In 1905 the British branch of the wellknown German electrical engineers, Siemens, obtained a patent (1905 Brit. Pat. No. 13,682) for a machine to do precisely what Danziger's machine accomplishes. The only difference was that in the Siemens machine the mechanism for cutting the foil strips was not automatically timed with the winding "arbor" or "mandrel," as Danziger timed it. Instead, an operator had to stop the rolls which fed the foil strips and cut the strips themselves, by manipulating a lever at the proper moment. For this reason the Siemens machine was not an anticipation of Danziger; it was not completely automatic; it lacked that element of Claim One which was defined as "means driven in timed relationship with the arbor" which means in turn controlled the cutting means. Our decision comes therefore to the query whether it demanded invention to conceive of making a machine automatic in the one respect which Siemens had omitted. The plaintiff stands squarely upon the position that, considering the lapse of twenty years between the appearance of Siemens's patent and Danziger's application, and the success of Danziger's machine when it appeared, it was an invention to complete the automaticity of Siemens's machine by timing the cutters with the "arbor."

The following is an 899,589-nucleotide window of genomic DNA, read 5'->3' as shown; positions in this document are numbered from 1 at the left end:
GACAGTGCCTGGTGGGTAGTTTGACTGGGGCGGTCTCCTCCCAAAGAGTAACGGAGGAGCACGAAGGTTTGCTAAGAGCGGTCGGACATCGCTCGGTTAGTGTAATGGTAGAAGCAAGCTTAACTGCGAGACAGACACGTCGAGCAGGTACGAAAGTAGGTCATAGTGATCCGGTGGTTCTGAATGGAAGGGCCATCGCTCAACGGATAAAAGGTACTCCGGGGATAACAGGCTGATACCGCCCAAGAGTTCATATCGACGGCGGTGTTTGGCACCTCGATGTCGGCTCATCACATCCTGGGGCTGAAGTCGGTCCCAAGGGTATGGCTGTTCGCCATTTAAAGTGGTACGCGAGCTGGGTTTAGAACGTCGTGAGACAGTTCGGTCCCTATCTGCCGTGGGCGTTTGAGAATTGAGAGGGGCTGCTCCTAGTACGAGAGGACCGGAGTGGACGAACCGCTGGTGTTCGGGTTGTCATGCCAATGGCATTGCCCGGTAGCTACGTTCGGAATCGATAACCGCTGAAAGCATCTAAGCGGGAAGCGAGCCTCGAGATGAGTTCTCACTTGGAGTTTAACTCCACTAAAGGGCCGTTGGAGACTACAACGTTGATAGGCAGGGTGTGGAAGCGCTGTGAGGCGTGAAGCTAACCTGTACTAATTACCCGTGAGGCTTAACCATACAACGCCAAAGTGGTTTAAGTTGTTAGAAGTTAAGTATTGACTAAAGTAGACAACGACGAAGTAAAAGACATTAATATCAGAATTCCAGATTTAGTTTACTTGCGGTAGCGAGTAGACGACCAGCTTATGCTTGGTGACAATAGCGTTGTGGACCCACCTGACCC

It is true that we have again and again said that in deciding the issue of invention we would look to the history of the art, and we understand that the Supreme Court still countenances that approach (Goodyear Tire & Rubber Co. v. Ray-O-Vac, 321 U.S. 275, 278, 279, 64 S. Ct. 593); but it can lead one astray unless it is carefully hedged about. The lapse of time between one invention and another of itself tells very little. The patent law assumes that whatever is disclosed in public records, here or in other countries, must be taken as part of the inheritance of the art, regardless of the art's actual acquaintance with it: i.e., regardless of whether it ever went into use, or in fact enriched the common store; indeed, were it not so, patent monopolies would scarcely be tolerated at all. But, since that is the law, lapse of time alone is no test of the difficulty of taking a last step, until it appears that the art in fact knew the earlier steps, already taken. The delay may have been due to the difficulty of taking these, and whatever the benefit which the inventor who takes a last step has in fact conferred, he will be credited only with the ingenuity necessary to pass beyond the earlier, though unknown, ones. In the case at bar, it does not appear that the Siemens disclosure was ever exploited, or became known to the art in any other way; and it would be a gratuitous assumption that manufacturers, having learned from Siemens how to make condensers automatically, and how to secure an overlap of the paper strips at the ends by manually cutting the foil earlier than the paper, had been obliged to wait twenty years for the notion alone that it would be desirable to gear the cutter in phase with the "arbor." Had it been the mechanical difficulties which baffled them, the delay might have been evidence of some invention; but that invention would have lain in contriving the solution, not in the discovery that a solution was desirable; which is all that the defendant can on any theory be thought to have borrowed from Danziger. Moreover, the success of the patented machine has not been such as to indicate that it was a boon to the art. It is true that about a hundred machines in all have been sold; but that was during the years 1929, 1930 and 1931, since when "none to speak of" have been sold. The falling off cannot be attributed to the defendant's thirteen machines, for these do not go back of 1934. Thus the selling record is by no means impressive. We hold Claims One, Two and Three invalid.